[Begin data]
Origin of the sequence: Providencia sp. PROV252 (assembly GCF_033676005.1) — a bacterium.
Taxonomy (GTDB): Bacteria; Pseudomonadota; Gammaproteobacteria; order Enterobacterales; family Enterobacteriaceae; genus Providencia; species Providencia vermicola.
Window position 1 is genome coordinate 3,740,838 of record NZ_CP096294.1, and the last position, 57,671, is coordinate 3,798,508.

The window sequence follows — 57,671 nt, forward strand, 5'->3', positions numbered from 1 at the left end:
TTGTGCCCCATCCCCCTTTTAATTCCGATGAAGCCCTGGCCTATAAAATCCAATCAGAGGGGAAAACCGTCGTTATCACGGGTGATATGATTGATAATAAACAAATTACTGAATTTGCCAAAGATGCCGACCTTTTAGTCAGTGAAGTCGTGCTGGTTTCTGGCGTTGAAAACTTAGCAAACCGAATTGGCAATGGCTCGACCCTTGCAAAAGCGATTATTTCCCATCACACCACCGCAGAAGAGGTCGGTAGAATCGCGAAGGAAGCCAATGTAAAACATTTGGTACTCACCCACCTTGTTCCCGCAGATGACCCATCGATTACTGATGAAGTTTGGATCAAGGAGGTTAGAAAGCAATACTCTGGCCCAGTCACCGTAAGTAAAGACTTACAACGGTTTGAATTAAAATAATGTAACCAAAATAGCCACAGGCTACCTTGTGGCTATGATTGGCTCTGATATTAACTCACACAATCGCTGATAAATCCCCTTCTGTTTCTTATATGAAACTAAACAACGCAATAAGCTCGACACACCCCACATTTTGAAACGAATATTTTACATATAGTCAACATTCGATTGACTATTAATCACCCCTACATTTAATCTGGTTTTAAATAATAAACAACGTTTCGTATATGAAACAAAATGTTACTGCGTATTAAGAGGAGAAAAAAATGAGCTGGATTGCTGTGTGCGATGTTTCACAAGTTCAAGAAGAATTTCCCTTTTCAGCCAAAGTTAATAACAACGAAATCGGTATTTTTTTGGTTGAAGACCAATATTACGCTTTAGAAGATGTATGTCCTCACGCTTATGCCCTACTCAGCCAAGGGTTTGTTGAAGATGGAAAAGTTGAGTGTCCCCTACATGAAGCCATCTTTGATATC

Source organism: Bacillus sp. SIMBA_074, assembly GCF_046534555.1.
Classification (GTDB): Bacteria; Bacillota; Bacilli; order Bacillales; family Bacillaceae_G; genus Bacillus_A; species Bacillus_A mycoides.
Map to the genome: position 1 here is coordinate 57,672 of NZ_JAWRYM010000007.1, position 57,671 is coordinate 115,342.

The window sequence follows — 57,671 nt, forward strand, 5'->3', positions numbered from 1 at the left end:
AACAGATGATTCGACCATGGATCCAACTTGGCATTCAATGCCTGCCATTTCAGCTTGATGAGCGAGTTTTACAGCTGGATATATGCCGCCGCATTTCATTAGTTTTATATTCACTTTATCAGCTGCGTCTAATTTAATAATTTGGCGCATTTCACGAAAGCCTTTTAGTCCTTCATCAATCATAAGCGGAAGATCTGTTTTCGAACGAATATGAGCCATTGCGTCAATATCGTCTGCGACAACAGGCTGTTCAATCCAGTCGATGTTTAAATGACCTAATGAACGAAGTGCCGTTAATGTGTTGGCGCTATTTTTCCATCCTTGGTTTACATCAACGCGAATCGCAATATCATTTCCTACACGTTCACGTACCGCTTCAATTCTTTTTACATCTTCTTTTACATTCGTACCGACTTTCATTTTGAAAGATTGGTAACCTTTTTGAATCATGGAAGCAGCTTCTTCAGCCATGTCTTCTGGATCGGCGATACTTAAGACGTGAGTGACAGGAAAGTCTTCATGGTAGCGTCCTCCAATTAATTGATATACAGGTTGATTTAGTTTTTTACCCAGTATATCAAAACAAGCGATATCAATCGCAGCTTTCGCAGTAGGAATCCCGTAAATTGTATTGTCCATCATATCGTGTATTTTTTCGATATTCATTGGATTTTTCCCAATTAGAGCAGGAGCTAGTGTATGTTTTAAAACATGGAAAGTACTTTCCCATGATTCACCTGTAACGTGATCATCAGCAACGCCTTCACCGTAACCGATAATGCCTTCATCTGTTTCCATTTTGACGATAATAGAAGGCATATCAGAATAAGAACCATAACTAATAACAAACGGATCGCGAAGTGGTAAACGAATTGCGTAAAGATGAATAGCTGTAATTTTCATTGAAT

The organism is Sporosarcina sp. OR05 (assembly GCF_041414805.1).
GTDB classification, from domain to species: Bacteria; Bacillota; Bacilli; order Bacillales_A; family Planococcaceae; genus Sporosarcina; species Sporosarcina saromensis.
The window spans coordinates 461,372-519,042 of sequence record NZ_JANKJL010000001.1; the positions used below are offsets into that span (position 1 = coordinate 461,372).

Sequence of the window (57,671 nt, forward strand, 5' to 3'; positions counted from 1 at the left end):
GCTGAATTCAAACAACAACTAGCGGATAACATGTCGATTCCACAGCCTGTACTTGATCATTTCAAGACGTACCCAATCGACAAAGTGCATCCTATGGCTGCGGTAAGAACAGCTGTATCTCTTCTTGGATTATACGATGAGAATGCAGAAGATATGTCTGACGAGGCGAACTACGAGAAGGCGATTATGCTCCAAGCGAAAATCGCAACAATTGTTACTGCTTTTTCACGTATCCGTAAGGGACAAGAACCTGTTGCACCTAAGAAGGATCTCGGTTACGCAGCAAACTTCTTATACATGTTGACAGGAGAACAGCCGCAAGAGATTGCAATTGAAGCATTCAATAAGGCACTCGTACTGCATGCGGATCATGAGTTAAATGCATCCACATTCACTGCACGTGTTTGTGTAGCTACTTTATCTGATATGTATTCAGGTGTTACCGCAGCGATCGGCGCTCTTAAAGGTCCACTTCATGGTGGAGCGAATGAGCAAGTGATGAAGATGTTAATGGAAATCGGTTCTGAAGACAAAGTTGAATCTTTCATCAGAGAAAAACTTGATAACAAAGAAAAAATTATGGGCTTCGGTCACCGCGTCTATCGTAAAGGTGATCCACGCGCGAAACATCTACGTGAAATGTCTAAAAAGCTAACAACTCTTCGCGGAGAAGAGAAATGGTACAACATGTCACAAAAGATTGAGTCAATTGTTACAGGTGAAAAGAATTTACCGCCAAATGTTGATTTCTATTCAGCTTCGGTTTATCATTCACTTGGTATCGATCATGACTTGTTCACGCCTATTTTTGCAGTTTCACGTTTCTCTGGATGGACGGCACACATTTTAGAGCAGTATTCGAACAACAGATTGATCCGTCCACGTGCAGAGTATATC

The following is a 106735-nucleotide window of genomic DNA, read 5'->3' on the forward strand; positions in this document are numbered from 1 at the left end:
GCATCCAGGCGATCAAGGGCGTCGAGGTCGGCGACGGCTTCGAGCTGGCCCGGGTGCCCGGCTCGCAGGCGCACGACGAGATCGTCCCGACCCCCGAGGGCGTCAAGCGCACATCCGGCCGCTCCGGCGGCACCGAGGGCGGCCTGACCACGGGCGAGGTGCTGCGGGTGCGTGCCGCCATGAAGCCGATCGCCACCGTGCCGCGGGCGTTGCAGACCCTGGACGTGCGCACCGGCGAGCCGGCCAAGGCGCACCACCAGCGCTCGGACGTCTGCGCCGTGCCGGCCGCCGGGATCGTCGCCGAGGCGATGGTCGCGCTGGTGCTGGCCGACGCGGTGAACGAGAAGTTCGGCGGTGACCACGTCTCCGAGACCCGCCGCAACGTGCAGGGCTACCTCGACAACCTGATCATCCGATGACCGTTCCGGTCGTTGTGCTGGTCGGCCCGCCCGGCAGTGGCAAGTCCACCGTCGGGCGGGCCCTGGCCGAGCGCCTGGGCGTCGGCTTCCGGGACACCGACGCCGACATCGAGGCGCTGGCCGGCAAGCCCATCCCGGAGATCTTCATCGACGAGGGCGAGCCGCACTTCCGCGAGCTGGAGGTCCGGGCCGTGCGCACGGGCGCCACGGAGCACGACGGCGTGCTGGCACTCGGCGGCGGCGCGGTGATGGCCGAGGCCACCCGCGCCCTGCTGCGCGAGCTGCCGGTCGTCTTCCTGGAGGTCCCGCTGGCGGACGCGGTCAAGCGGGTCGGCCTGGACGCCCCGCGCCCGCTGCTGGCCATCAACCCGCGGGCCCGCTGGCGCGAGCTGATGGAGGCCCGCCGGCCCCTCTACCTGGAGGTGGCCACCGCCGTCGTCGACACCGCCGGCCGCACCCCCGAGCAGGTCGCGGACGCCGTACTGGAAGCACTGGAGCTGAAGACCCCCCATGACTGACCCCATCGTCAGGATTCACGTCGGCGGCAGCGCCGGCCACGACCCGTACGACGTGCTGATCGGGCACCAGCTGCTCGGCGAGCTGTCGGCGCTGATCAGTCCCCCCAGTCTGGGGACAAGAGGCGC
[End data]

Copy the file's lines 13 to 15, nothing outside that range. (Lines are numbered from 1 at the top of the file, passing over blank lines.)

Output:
The window spans coordinates 461,372-519,042 of sequence record NZ_JANKJL010000001.1; the positions used below are offsets into that span (position 1 = coordinate 461,372).

Sequence of the window (57,671 nt, forward strand, 5' to 3'; positions counted from 1 at the left end):
GCTGAATTCAAACAACAACTAGCGGATAACATGTCGATTCCACAGCCTGTACTTGATCATTTCAAGACGTACCCAATCGACAAAGTGCATCCTATGGCTGCGGTAAGAACAGCTGTATCTCTTCTTGGATTATACGATGAGAATGCAGAAGATATGTCTGACGAGGCGAACTACGAGAAGGCGATTATGCTCCAAGCGAAAATCGCAACAATTGTTACTGCTTTTTCACGTATCCGTAAGGGACAAGAACCTGTTGCACCTAAGAAGGATCTCGGTTACGCAGCAAACTTCTTATACATGTTGACAGGAGAACAGCCGCAAGAGATTGCAATTGAAGCATTCAATAAGGCACTCGTACTGCATGCGGATCATGAGTTAAATGCATCCACATTCACTGCACGTGTTTGTGTAGCTACTTTATCTGATATGTATTCAGGTGTTACCGCAGCGATCGGCGCTCTTAAAGGTCCACTTCATGGTGGAGCGAATGAGCAAGTGATGAAGATGTTAATGGAAATCGGTTCTGAAGACAAAGTTGAATCTTTCATCAGAGAAAAACTTGATAACAAAGAAAAAATTATGGGCTTCGGTCACCGCGTCTATCGTAAAGGTGATCCACGCGCGAAACATCTACGTGAAATGTCTAAAAAGCTAACAACTCTTCGCGGAGAAGAGAAATGGTACAACATGTCACAAAAGATTGAGTCAATTGTTACAGGTGAAAAGAATTTACCGCCAAATGTTGATTTCTATTCAGCTTCGGTTTATCATTCACTTGGTATCGATCATGACTTGTTCACGCCTATTTTTGCAGTTTCACGTTTCTCTGGATGGACGGCACACATTTTAGAGCAGTATTCGAACAACAGATTGATCCGTCCACGTGCAGAGTATATC